Cleaning Brass Using Vinegar

A brass doorknob on a red door.
  • 1-2 hours
  • Beginner
  • 0-30
What You'll Need
Brass item
White flour
Soft cloth
Olive oil

Cleaning brass can be easy or it can be a challenge. It all depends on what you know about how it tarnishes, how to remove tarnish, and how to reduce tarnishing. Brass tarnishing is a natural process of oxidation that will happen when a brass surface is exposed to air. You can keep your brass shiny and untarnished by covering its surface with lacquer. You can also remove the tarnish with a commercial brass cleaner and by cleaning it with a household brass cleaner such as vinegar. Here are a few ideas on how to make and use a vinegar brass cleaner.

Step 1 - Identify Lacquered Brass

As said previously, in order for it to tarnish, brass must be exposed to air. If yours is lacquered, it will not be exposed to air and will not likely become tarnished unless the lacquer becomes compromised. To clean fingerprints and other marks off lacquered brass you need only to wipe it with a clean damp cloth. Then, dry the brass, and buff it. You can usually tell if it’s lacquered, because a lacquer finish can scratch. If you see scratches or marks on your brass surface that you can widen with your fingernail, it is likely lacquered.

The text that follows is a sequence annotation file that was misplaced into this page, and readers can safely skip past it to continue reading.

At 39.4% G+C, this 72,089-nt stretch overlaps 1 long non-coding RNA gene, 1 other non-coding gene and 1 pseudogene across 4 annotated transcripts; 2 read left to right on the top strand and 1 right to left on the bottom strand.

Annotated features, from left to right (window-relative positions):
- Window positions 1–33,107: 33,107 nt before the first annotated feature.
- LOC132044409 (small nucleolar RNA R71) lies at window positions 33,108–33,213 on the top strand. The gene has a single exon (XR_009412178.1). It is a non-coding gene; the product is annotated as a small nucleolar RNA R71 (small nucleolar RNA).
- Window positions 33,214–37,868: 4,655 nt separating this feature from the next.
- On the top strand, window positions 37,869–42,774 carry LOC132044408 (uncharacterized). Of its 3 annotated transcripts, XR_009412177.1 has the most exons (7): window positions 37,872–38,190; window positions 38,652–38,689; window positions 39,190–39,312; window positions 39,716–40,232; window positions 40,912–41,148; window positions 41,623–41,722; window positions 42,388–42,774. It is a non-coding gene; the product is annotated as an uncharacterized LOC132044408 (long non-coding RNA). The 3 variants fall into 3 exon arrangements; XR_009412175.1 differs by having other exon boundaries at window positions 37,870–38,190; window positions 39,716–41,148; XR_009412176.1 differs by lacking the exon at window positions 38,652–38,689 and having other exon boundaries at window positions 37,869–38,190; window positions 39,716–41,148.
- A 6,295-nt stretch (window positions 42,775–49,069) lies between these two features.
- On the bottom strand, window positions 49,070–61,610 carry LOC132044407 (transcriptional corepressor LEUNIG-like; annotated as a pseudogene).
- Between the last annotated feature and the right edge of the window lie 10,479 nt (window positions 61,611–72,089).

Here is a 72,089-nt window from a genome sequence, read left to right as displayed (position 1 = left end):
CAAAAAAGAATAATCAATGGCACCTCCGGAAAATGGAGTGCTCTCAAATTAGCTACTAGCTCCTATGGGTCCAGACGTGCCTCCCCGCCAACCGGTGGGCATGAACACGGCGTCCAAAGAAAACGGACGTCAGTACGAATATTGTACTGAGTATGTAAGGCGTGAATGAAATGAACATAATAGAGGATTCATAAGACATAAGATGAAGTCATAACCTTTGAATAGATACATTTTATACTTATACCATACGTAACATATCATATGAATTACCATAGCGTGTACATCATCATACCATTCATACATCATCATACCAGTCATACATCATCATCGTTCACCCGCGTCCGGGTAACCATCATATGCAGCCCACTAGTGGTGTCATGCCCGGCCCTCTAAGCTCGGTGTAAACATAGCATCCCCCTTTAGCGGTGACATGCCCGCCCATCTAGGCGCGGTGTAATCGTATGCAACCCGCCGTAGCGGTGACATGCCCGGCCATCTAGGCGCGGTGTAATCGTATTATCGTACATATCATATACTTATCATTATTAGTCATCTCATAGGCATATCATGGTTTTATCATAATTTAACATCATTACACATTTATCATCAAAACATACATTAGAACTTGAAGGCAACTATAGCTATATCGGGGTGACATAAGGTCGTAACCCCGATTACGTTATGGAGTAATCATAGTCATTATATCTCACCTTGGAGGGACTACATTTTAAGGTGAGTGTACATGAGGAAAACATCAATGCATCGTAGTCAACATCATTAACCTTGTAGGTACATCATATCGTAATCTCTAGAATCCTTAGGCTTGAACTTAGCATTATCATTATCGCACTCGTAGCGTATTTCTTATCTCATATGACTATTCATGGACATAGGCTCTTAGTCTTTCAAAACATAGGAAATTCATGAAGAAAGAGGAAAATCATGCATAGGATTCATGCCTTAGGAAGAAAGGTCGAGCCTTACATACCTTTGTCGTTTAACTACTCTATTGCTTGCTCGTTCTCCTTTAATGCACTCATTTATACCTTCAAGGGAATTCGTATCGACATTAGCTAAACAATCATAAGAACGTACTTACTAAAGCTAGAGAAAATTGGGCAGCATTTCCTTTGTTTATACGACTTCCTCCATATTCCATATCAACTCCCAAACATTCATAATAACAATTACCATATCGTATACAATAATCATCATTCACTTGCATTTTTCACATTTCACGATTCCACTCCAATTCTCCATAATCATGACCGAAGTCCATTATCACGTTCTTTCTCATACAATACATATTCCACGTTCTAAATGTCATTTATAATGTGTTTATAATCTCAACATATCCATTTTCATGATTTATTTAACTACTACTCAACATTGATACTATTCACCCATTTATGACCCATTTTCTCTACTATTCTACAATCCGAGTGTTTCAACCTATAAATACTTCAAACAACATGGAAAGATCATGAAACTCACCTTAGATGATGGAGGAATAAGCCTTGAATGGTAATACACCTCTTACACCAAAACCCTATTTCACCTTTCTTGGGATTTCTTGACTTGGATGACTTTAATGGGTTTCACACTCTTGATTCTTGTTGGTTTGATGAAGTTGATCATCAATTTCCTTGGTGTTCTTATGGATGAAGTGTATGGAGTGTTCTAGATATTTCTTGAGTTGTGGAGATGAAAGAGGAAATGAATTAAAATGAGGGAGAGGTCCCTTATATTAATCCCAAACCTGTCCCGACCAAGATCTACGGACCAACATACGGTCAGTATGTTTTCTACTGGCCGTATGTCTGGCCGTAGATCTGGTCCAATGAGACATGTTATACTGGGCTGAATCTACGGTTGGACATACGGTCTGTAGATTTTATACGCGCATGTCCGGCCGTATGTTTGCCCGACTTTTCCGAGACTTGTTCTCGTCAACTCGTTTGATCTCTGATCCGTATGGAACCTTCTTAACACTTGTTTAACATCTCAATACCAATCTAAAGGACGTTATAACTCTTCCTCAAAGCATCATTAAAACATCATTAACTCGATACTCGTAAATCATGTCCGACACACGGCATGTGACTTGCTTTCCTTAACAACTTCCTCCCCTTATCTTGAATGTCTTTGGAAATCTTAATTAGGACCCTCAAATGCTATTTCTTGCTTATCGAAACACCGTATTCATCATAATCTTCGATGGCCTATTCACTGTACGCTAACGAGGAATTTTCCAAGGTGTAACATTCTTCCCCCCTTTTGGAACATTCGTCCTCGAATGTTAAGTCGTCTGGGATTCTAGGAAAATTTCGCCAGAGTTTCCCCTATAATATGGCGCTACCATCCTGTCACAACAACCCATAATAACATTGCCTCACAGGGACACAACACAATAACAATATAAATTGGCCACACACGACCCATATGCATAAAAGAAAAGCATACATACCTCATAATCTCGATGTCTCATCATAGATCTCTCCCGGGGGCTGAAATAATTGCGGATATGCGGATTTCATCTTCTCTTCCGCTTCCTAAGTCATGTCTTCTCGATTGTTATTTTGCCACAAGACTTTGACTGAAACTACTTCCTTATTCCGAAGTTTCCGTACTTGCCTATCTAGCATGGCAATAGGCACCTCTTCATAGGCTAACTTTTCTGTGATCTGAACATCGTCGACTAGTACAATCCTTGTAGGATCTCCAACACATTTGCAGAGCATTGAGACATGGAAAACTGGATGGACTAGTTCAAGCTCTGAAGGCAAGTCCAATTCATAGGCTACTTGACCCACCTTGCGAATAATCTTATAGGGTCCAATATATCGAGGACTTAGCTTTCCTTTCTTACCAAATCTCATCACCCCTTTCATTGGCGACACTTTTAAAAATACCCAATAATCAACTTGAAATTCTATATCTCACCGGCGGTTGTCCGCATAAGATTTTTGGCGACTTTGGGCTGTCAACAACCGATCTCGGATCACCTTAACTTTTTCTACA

Step 2 - Clean With a Vinegar-Water Solution

Make a vinegar-water solution by mixing one part water and two parts vinegar in a container. Be sure your container is large enough to allow your brass item to be completely submerged. Sink your object into the solution and allow it to soak for two to three hours. Then, remove it, rinse it with clean water, and dry it.

Step 3 – Clean With a Vinegar Paste

Alternatively, you can make a paste to clean it using equal parts vinegar, salt, and white flour. Use a soft brush (a toothbrush will work) to apply the paste to the non-lacquered brass surface, and work it in. If you don't have a brush, you can use your fingers. Allow the brass item to sit with this paste on it for up to one hour. If it sits longer, the paste will dry, lose its effectiveness, and be more difficult to remove. Rinse the paste off with clean water and then dry with a soft, dry cloth, and polish.

Step 4 – Buff Your Brass

Once your piece has been cleaned and dried, use a soft cloth such as flannel to buff. Rub the cloth against the brass finish in fast circular motions to produce a brilliant shine.

Step 5 – Prevent Tarnish

Avoid unnecessary cleaning by protecting brass from exposure to air. You can do this by lacquering these surfaces, or by applying several thin coats of olive oil with a soft cloth.